Hiring Hoosiers is an initiative from RTV6 that works to connect Hoosiers to employment opportunities, career development resources, training programs and educational paths. Learn more about Hiring Hoosiers and see new stories weekdays at 6 a.m. on RTV6.
SEYMOUR — Hiring Hoosiers is RTV6's commitment to explore career options, expose barriers to the workplace, and educate on the many training programs. One program in Seymour, in particular, has seen many successes this year.
One such company in Jackson County allows the risk of failure and celebrates the successes.
In Seymour High School, students are pressed to impress because their skills are in high demand.
'Owl Manufacturing' operates inside Seymour High School. Under the guidance of two teachers, the company made up of about 57 students who works with at least seven area companies on projects that provide real-life, real-time experience.
"A lot of the hands-on learning, the process of it, taking an item from a concept to a finished product, to delivery, using specific tools and equipment that the industry recognizes," Jeremy Wischmier, Owl Manufacturing adviser, said.
"They're getting experience of what a first, or second, or maybe even what a five-year employee gets," Curt Schleibaum, Owl Manufacturing teacher, said. "Because they really take ownership of this company every year as students and drive what it is that we're going to produce."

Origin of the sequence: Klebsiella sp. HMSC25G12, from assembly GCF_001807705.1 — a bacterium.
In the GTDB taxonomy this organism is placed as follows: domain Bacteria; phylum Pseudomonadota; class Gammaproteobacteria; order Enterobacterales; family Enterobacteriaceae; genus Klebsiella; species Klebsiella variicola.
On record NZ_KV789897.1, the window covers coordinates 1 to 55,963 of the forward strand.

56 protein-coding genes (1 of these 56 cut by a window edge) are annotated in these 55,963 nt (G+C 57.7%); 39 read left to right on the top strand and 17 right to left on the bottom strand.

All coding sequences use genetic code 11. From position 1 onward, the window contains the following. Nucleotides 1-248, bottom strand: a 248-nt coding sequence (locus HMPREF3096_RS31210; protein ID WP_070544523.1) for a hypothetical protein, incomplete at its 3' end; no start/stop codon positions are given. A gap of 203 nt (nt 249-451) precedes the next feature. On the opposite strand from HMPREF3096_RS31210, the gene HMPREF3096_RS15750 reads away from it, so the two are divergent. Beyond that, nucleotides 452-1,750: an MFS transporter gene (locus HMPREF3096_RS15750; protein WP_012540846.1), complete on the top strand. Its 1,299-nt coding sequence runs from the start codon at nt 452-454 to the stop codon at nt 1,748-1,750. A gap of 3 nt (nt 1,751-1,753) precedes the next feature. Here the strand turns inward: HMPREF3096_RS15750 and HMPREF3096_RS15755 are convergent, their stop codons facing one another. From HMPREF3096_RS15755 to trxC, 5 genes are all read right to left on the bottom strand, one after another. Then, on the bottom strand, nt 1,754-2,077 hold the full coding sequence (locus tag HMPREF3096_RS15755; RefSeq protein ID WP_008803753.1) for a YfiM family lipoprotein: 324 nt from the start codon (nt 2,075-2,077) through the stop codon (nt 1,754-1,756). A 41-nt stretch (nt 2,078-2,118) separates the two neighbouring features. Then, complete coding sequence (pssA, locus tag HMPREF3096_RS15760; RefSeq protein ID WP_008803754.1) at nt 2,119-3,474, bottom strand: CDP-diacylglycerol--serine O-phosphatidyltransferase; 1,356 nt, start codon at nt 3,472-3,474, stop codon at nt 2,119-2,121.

From printing t-shirts to the production of plastic pieces — Owl Manufacturing has saved the school district thousands of dollars.
"The school maintenance team came to us, and they had a problem with the air handler. That this little, tiny, controller piece keeps breaking because they're starting to get some age on the controllers," Schleibaum said. "They asked us if we can reverse engineer it and 3-D print it. Which our team was able to do, and each of those controllers cost $800 — we were able to print it for a matter of a couple bucks. This is a lot of the different types of projects that we are working on. It's really real-world."
There's always room at the drawing board for ideas to explore risks and successes.
In keeping with their mascot the Owl, these students are wise to the reality that spreading their wings in this environment benefits their school system and their future plans.
Gov. Eric Holcomb visited the school in may, praising the students and the program for their work.